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Docker

Azure Distributed Data Engineering Toolkit runs Spark on Docker.

Supported Azure Distributed Data Engineering Toolkit images are hosted publicly on Docker Hub.

By default, the aztk/spark:v0.1.0-spark2.3.0-base image will be used.

To select an image other than the default, you can set your Docker image at cluster creation time with the optional --docker-repo parameter:

aztk spark cluster create ... --docker-repo <name_of_docker_image_repo>

To customize Docker configuration, you can pass command line options to the docker run command with the optional --docker-run-options parameter:

aztk spark cluster create ... "--docker-run-options=<command_line_options_for_docker_run>"

For example, if I wanted to use Spark v2.2.0 and start my container in privileged mode and with a kernel memory limit of 100MB, I could run the following cluster create command:

aztk spark cluster create ... --docker-repo aztk/base:spark2.2.0 "--docker-run-options=--privileged --kernel-memory 100m"

Using a custom Docker Image

You can build your own Docker image on top or beneath one of our supported base images OR you can modify the supported Dockerfiles and build your own image that way.

Once you have your Docker image built and hosted publicly, you can then use the --docker-repo parameter in your aztk spark cluster create command to point to it.

Using a custom Docker Image that is Privately Hosted

To use a private docker image you will need to provide a docker username and password that have access to the repository you want to use.

In .aztk/secrets.yaml setup your docker config

docker:
    username: <myusername>
    password: <mypassword>

If your private repository is not on docker hub (Azure container registry for example) you can provide the endpoint here too

docker:
    username: <myusername>
    password: <mypassword>
    endpoint: <https://my-custom-docker-endpoint.com>

Building Your Own Docker Image

Building your own Docker Image provides more customization over your cluster's environment. For some, this may look like installing specific, and even private, libraries that their Spark jobs require. For others, it may just be setting up a version of Spark, Python or R that fits their particular needs.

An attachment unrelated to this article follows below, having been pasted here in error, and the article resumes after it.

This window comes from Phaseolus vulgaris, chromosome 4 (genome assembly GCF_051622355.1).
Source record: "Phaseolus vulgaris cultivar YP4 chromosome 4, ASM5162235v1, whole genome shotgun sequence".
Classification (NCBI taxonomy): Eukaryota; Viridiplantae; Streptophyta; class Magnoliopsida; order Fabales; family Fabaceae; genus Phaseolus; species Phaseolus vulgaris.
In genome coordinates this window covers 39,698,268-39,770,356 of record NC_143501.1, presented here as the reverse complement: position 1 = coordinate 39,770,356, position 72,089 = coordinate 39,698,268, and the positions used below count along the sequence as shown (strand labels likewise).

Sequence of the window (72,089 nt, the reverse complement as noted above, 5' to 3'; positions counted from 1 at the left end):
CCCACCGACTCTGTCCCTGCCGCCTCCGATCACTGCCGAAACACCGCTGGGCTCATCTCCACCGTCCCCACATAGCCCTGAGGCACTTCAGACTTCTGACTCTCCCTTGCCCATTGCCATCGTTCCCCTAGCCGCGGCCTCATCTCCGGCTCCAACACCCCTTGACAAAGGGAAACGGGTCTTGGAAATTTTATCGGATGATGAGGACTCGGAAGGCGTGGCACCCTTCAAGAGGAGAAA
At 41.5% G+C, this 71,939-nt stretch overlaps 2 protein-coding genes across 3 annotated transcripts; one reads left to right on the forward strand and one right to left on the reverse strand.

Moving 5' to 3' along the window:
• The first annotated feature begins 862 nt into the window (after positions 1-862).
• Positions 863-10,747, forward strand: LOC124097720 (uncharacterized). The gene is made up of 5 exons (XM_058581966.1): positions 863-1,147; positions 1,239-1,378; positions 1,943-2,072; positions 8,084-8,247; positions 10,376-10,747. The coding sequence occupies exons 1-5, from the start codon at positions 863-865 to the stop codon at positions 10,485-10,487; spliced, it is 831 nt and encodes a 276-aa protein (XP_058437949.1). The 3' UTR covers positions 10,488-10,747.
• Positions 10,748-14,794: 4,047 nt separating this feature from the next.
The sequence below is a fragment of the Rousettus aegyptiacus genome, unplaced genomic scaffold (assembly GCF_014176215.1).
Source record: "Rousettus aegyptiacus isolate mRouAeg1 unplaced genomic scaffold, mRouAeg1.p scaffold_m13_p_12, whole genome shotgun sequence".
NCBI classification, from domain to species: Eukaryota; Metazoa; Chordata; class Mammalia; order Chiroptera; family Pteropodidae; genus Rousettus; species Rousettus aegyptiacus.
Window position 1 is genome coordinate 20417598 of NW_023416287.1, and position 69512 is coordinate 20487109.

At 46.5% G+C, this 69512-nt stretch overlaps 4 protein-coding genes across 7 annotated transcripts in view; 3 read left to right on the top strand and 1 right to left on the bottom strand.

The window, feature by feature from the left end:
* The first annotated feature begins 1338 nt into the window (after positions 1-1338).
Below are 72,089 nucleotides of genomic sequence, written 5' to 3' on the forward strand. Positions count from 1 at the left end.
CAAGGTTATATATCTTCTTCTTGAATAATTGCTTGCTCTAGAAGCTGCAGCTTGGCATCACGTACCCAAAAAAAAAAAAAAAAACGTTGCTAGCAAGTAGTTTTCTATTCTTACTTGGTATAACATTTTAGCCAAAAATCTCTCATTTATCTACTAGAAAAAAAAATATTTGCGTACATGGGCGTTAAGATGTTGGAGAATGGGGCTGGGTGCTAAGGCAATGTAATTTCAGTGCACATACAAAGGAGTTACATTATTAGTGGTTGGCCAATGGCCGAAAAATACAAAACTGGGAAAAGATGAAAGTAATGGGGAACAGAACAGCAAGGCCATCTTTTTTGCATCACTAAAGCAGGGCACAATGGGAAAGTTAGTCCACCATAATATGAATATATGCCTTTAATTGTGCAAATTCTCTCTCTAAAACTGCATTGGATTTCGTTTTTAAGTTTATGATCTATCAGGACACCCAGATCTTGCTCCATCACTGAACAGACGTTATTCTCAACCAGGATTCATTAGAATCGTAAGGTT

The Azure Distributed Data Engineering Toolkit supports custom Docker images. To guarantee that your Spark deployment works, we recommend that you build on top of one of our supported images.

To build your own image, can either build on top or beneath one of our supported images OR you can just modify one of the supported Dockerfiles to build your own.

Building on top

You can build on top of our images by referencing the aztk/spark image in the FROM keyword of your Dockerfile:

# Your custom Dockerfile

FROM aztk/spark:v0.1.0-spark2.3.0-base
...

Building beneath

To build beneath one of our images, modify one of our Dockerfiles so that the FROM keyword pulls from your Docker image's location (as opposed to the default which is a base Ubuntu image):

# One of the Dockerfiles that AZTK supports
# Change the FROM statement to point to your hosted image repo

FROM my_username/my_repo:latest
...

Please note that for this method to work, your Docker image must have been built on Ubuntu.

Custom Docker Image Requirements

If you are building your own custom image and not building on top of a supported image, the following requirements are necessary.

Please make sure that the following environment variables are set:

  • AZTK_DOCKER_IMAGE_VERSION
  • JAVA_HOME
  • SPARK_HOME

You also need to make sure that PATH is correctly configured with $SPARK_HOME

  • PATH=$SPARK_HOME/bin:$PATH

By default, these are set as follows:

ENV JAVA_HOME /usr/lib/jvm/java-1.8.0-openjdk-amd64
ENV SPARK_HOME /home/spark-current
ENV PATH $SPARK_HOME/bin:$PATH

If you are using your own version of Spark, make that it is symlinked by "/home/spark-current". $SPARK_HOME, must also point to "/home/spark-current".

Hosting your Docker Image

By default, aztk assumes that your Docker images are publicly hosted on Docker Hub. However, we also support hosting your images privately.

See here to learn more about using privately hosted Docker Images.